Bluetooth is amazingly convenient; Bluetooth is frustrating. Bluetooth is extremely useful; Bluetooth doesn’t work. I could go on like this for quite a spell, but I think everyone gets the idea. For every wonderful thing that Bluetooth gives us, there are just as many downsides. Not that there is any expectation of perfection, but it surprises me how pervasive Bluetooth has become even though it has so many flaws.
Let’s take this mornings example. One of the “great” features of Bluetooth is the ability to pair multiple host devices (phones and computers) to a single Bluetooth audio player. In my home it is a Jawbone Big Jambox
in the Bathroom which my girlfriend loves to use to listen to podcasts like Serial
. Once in a while I like to turn on TWIT
for the latest in tech commentary. I start playing my podcast and life is great, until about 5 seconds later when my girlfriend (in the living room) gets a text. Since her phone is paired to the Jambox, my show stops playing. Since I was in the shower, that was it for my show.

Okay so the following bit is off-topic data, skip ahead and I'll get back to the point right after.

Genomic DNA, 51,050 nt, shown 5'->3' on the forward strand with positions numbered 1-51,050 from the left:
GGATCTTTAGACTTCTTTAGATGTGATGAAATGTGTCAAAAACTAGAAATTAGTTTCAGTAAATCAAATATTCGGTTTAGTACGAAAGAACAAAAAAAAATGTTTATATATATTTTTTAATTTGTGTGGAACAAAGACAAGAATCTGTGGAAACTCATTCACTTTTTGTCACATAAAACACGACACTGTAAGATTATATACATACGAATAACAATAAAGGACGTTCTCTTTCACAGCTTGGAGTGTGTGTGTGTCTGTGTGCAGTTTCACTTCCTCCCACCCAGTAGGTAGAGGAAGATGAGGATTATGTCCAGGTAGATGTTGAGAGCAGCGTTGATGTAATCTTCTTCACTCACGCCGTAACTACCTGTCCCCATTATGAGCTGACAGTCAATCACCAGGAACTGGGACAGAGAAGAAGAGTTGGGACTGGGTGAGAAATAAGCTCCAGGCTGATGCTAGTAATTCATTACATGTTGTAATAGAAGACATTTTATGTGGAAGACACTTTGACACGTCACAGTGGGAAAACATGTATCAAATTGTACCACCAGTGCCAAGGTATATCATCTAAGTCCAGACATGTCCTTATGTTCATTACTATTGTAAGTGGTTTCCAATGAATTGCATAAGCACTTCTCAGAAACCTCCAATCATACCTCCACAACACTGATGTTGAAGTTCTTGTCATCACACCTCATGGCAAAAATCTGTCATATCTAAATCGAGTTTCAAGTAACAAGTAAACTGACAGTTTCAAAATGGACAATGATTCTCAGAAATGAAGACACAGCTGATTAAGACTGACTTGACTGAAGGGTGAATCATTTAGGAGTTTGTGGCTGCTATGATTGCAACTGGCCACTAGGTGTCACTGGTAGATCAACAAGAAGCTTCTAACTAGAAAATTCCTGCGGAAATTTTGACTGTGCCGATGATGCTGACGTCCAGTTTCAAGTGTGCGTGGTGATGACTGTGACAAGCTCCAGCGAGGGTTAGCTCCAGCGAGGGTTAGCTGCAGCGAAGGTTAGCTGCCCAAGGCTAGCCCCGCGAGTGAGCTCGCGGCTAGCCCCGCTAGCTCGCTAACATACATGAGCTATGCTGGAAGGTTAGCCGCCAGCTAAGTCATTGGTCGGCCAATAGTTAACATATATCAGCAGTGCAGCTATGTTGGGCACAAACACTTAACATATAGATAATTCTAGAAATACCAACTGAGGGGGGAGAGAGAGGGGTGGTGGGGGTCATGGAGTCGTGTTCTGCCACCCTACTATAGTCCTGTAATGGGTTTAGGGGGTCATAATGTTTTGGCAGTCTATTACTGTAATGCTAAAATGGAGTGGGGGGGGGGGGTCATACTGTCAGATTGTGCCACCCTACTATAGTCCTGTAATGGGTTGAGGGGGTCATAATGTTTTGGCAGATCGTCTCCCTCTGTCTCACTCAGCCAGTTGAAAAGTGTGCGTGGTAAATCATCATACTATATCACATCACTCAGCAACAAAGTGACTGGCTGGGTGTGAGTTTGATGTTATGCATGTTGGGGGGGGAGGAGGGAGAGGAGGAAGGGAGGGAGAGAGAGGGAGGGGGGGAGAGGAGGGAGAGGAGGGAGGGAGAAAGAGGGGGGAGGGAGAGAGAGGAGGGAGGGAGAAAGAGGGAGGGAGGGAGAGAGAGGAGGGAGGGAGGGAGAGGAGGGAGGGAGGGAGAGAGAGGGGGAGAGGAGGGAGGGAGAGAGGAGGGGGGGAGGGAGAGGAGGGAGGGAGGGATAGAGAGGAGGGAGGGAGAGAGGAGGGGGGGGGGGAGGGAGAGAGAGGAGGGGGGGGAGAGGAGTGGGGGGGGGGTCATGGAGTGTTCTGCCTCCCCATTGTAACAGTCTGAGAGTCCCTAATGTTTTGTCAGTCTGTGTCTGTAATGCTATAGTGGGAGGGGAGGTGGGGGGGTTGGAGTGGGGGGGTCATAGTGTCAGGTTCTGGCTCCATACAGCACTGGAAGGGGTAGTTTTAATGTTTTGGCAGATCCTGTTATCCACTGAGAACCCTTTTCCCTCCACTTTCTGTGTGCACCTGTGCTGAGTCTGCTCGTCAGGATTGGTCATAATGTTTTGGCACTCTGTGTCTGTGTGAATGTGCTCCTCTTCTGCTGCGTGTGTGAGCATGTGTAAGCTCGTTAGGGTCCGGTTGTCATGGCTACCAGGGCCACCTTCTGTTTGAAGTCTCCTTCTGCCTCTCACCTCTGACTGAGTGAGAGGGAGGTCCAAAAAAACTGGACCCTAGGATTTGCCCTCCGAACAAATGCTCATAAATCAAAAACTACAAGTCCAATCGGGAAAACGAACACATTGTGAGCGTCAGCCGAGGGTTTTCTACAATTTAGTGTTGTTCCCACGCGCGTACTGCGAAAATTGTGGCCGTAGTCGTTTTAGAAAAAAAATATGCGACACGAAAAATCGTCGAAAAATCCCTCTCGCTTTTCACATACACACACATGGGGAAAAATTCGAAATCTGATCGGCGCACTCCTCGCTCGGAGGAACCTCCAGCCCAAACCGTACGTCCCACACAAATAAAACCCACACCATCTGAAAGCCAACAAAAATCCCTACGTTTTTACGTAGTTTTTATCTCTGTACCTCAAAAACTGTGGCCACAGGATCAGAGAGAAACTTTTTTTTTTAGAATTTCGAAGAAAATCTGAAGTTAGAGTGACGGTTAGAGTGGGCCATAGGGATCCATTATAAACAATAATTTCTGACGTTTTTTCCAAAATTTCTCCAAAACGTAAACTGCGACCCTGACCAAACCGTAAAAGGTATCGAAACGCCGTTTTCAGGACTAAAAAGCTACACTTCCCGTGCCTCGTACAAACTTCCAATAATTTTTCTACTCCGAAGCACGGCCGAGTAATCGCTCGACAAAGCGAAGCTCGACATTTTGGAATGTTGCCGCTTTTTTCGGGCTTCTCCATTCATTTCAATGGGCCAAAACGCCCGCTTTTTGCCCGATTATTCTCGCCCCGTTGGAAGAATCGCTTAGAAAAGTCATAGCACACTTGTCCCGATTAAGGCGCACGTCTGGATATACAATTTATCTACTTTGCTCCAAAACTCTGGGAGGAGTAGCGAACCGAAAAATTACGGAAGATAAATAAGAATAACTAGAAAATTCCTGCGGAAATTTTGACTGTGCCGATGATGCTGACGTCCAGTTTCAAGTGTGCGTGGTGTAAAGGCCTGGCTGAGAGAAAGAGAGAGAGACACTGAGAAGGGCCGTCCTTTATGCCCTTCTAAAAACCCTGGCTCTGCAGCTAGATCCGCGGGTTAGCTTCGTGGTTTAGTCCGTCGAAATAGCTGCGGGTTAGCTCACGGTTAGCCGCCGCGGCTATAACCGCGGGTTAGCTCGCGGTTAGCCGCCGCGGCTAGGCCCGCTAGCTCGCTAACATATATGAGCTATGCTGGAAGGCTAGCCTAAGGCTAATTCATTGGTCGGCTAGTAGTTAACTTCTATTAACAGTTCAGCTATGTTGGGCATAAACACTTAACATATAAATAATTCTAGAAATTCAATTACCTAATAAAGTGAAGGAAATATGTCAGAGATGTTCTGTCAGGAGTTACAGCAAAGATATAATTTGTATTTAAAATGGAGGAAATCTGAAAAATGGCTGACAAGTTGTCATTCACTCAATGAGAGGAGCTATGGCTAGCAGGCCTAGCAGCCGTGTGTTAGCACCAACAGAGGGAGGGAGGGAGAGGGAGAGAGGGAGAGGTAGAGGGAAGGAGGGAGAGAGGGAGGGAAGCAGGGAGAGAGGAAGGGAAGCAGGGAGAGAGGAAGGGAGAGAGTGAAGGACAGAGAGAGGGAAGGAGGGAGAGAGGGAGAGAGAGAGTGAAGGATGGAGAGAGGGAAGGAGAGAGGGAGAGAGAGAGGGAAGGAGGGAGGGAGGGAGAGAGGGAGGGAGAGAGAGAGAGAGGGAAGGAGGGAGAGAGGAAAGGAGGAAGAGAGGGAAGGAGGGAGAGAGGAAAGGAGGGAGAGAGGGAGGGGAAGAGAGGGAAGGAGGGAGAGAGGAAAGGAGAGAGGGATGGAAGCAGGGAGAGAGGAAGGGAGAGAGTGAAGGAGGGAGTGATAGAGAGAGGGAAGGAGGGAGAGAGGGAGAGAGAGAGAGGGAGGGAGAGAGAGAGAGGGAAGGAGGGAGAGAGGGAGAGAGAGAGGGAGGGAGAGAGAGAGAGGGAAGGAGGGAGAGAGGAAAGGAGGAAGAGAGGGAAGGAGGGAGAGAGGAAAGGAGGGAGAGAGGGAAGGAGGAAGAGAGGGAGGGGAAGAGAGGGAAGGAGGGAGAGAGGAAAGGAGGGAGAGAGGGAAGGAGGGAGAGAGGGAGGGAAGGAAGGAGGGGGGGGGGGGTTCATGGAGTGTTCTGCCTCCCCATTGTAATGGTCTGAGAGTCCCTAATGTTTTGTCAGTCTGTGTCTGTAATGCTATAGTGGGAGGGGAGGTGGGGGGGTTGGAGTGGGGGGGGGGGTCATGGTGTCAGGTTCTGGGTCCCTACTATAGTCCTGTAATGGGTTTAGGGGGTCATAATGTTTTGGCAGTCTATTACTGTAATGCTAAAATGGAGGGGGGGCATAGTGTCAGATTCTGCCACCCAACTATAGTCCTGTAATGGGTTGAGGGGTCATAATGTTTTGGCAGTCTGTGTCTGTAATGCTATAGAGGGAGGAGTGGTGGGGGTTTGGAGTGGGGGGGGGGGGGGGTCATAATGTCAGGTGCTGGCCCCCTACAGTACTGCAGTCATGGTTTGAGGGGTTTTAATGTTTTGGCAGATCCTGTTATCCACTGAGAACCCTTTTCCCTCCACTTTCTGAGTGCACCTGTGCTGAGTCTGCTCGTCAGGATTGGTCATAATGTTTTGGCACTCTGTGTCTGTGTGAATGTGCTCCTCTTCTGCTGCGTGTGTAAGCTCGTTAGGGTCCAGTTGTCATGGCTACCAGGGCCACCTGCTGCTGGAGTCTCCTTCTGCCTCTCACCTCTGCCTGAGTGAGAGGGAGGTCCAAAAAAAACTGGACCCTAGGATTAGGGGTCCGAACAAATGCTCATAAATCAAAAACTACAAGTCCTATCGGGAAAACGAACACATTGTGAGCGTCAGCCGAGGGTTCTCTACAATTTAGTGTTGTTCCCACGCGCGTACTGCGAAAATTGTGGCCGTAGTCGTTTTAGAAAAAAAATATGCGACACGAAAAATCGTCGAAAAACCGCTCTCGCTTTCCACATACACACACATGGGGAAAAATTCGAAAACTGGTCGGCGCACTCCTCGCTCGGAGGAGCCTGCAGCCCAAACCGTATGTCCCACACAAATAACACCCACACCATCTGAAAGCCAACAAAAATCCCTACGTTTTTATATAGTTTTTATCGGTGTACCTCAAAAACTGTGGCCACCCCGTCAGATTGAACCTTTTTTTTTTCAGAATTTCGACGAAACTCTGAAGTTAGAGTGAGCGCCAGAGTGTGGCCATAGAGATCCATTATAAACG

Then let’s talk about range. Since I occupy a modest apartment in San Francisco, a phone in the living room pinging the Jambox in the bathroom isn’t an amazing feat. However, its by no means a trivial accomplishment either. Normally this sort of range would be a wonderful thing… except that seems to be the exception to the rule. Everyday I listen to music or podcasts on my way to/from work on my Anker Soundbuds
. If I put my phone in my pants pocket, it’s almost guaranteed I’ll spend as much time listening to silence, as my audio of choice. So I use the breast pocket in my vest which works mostly. Note I say “mostly”: sometimes it’ll still cut out even though there isn’t morethan 8” between my phone and the earbuds. Maybe it’s because they are “cheap” Bluetooth earbuds, but I spoke with a coworker who regularly uses fancy Bluetooth headphones and he complains about random drops outs as well.
Maybe it’s just bad luck, maybe it’s just me. However I’ve found most people suffer from a plague of Bluetooth issues. They love it, but they also have to fight with it. This is, of course, not even getting into the contentious issue of audio quality. For a technology so widespread, it seems to be as much pain as its free-er of wires. Maybe it’s time to either fix it, or replace it.